England’s Second City
This beautiful gallery explores how in 1700 Norwich was England’s second city, larger and more prosperous than its medieval counterparts Bristol, York, Newcastle and Exeter.
This gallery is split into 3 different spaces.
The first space with the large glass showcase explores religious, civic and political life. Collections highlights include a magnificent medieval door frame, parliamentary chair and sedan chair from Opie Street.
The second space is displayed as a recreated 18th century coffee house, with a chance for you to look at replica archival documents and try out fashionable wigs of the time.
The third space focuses on the city’s early textile industry and features some of the museum’s world famous pattern books and a skirt made from Norwich-made cloth.
Shopping and Trading
Norwich has long been a centre for trading and shopping. This gallery is packed full of collections from the early 1800s through to the 1960s. The displays include Parson Woodford’s shopping trips to the city, a shop window dressed ready to celebrate Valentine’s Eve, hats made by local hat maker Rumsey Wells and the contents of a local corner shop. Collection highlights include the Ladbrooke’s Dairy cart, Jack Shorten’s delivery bike and the life size model of Char Lee, which used to stand in Dakin’s tea dealers on Davey Place.
The Story of the Bridewell
Tucked in one of the oldest, most atmospheric parts of the building, this gallery tells the story of the building, focusing primarily on its time as a house of correction and a prison. Learn about who was imprisoned here and what life was like. Case study stories include those of Jane Sellers, a persistent offender in the C17th, and Peter the Wildman, the only prisoner who refused to leave the prison at the time of the great fire in 1751.
This fine gallery, with its striking fireplace, charts the city’s fortunes through time. Check out the interactive chest of drawers filled with objects to see, touch and smell and ponder the archive maps that show how the city has changed. In the stairwell, marvel at a magnificent collection of paintings from Norwich Castle’s Fine Art Collection.
Made in Norwich
At the top of the stairs, lies a gallery is packed full of artefacts proudly demonstrating Norwich’s industrious heritage. Collection highlights include a desk from the now demolished Corn Hall, a model of a FE 2B plane made by Boulton and Paul and the iconic ironwork sunflower, designed by Aesthetic designer Thomas Jeckyll for Barnard, Bishop and Barnards.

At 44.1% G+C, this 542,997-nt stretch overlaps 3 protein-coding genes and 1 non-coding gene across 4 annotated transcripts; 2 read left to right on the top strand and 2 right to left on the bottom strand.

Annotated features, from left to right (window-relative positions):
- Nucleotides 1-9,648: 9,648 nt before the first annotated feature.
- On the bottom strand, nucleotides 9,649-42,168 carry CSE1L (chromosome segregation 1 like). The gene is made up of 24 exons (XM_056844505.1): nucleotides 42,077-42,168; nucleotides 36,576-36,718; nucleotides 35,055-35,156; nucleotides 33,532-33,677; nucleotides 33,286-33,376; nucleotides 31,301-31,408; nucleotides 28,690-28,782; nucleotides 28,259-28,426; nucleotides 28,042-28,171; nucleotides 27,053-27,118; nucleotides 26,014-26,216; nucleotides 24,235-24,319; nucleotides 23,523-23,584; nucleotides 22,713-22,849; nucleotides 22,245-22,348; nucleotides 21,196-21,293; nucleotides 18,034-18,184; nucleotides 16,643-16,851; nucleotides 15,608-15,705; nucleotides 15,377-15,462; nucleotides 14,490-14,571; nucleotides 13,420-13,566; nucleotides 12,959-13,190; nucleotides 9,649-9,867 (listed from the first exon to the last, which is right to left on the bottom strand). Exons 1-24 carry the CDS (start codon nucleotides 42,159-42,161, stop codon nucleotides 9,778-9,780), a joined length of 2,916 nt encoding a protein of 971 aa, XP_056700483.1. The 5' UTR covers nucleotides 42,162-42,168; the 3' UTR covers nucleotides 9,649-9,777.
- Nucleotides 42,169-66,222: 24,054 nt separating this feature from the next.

The museum’s star exhibit has had a make over and can now be seen in all its glory through a floor to ceiling screen. A new touch screen presentation tells the story of John Newstead and his amazing collection. Plus, take a sneaky peek into the new drug run interactive, to discover what’s in all those drawers.
Norwich has a rich industrial heritage. Find out more about some of the main industries of the city including heavy engineering, mustard manufacture, chocolate and cracker making and of course, the textile industry. Highlights include the world’s first ever wire netting machine, a chocolate enrobing machine and the newly restored Jacquard loom.
The museum’s most popular collection has been beautifully redisplayed to show the story of shoe making in the city. Collection highlights include machinery from local factories, the beautiful willow pattern exhibition shoe and an incredible snake proof boot made for nurses in Burma during WW2. Listen to local shoe worker’s memories and watch shoes being made. Children can try on some of our more funky shoes.
Life in Norwich: Our City 1900 - 1945
Explore what life was like in Norwich in the first part of the 20th century. This era was one of great change, with Norwich citizen’s coping with two world wars and the hardship caused by the Great Depression. Listen to memories from local lady Ethel George and see archive film in our own recreated cinema area. Collection highlights include the Vine Bar, countless trade signs and Spitfire Cottage, a model house made by firewatchers during WW2.
Life in Norwich: Our City 1945 Onwards
Discover more about what life was like for people in post-war Norwich. Displays cover themes such as the growth of council estates, growing up in the city and how local people enjoyed time outside of work. Collections highlights include a Speedway bike, a model of The Nest football ground and clothes from the 1960s. Hang out in our retro listening booth, pose with Captain Canary and relax in our own recreated 1950s living room.